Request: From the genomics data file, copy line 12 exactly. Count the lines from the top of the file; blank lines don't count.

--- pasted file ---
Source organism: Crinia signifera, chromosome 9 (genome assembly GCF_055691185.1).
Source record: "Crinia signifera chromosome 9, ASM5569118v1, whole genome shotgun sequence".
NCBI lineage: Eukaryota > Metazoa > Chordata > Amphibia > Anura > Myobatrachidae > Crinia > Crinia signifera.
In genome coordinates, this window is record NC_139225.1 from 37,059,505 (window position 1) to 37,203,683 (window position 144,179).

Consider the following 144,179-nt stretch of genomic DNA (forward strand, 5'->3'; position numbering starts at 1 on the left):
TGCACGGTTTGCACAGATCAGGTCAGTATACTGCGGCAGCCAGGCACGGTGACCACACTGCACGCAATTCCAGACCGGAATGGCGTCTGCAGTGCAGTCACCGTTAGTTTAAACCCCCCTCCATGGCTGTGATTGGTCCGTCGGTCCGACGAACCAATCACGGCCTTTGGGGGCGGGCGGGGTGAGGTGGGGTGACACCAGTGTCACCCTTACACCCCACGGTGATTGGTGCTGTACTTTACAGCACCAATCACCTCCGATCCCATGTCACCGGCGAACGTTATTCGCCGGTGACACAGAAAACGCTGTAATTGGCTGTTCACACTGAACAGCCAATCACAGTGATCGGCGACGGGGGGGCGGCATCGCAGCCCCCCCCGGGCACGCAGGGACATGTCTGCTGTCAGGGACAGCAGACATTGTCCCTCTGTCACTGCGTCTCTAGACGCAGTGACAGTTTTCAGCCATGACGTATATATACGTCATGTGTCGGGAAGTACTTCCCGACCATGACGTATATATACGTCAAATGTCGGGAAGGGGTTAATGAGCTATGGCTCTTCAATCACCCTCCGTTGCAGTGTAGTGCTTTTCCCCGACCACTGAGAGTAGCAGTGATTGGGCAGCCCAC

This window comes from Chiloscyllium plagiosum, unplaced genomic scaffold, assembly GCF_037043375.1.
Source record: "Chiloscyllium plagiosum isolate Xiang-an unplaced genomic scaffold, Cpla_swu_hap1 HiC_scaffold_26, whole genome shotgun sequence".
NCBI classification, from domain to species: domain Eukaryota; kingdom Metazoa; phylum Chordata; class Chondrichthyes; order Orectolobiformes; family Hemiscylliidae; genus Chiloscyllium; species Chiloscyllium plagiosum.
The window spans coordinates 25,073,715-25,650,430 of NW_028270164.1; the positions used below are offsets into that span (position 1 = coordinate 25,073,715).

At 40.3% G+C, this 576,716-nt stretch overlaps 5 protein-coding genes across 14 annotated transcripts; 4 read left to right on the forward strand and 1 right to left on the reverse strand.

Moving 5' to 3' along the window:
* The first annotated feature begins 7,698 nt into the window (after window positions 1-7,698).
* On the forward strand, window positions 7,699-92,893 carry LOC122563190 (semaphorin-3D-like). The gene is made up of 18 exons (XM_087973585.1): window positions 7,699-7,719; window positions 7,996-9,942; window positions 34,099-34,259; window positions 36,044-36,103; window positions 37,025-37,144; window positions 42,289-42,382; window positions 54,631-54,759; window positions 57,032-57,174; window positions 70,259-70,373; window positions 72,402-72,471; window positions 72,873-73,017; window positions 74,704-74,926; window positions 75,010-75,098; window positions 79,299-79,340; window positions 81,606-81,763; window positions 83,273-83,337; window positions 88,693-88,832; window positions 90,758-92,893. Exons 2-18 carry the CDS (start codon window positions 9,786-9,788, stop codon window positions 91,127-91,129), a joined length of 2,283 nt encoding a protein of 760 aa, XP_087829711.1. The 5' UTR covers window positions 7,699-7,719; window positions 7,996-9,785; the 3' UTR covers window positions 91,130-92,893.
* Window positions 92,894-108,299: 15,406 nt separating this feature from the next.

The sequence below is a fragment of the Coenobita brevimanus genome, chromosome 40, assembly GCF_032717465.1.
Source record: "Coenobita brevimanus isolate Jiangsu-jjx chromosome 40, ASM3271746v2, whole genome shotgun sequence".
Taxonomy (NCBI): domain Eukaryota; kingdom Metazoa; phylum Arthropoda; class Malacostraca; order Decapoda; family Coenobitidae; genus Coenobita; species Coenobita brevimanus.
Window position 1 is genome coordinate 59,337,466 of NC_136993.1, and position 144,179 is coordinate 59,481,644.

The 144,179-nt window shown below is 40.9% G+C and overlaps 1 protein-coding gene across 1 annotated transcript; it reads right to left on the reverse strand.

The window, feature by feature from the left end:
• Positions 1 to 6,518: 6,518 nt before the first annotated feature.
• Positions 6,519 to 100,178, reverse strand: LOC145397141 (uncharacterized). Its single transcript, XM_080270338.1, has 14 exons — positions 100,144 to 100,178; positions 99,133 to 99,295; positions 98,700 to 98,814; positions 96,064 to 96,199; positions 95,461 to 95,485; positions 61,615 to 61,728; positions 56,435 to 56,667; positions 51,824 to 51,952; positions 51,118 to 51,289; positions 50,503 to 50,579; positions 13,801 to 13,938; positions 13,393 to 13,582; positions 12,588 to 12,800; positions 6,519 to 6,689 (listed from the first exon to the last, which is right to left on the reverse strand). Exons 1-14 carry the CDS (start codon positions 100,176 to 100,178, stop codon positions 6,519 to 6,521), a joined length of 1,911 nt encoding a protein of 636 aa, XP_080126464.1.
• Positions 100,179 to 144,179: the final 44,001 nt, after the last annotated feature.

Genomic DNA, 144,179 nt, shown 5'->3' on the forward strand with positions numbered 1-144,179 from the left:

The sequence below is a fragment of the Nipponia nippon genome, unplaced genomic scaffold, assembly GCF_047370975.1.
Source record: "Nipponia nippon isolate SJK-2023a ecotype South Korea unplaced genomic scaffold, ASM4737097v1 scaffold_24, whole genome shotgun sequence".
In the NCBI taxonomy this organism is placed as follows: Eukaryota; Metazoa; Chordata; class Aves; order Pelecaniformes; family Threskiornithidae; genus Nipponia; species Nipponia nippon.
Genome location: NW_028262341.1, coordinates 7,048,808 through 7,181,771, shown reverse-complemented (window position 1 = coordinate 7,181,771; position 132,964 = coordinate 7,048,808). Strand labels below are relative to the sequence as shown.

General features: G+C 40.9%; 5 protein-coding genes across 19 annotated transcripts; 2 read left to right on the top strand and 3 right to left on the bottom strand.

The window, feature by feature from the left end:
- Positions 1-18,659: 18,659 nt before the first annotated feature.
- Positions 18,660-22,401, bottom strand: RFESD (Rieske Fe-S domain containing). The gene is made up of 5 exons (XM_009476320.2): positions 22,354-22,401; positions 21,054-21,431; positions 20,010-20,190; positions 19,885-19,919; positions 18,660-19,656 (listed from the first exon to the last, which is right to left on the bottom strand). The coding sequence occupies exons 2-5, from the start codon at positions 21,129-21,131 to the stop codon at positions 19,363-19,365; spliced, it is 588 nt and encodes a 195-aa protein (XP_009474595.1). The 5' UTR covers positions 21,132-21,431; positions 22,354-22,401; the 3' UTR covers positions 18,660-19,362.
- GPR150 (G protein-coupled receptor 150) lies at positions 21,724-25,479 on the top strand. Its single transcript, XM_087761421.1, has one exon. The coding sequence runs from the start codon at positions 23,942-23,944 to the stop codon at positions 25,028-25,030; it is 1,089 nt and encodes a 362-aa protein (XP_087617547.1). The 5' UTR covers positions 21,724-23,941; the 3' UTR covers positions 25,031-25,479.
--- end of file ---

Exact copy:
Moving 5' to 3' along the window: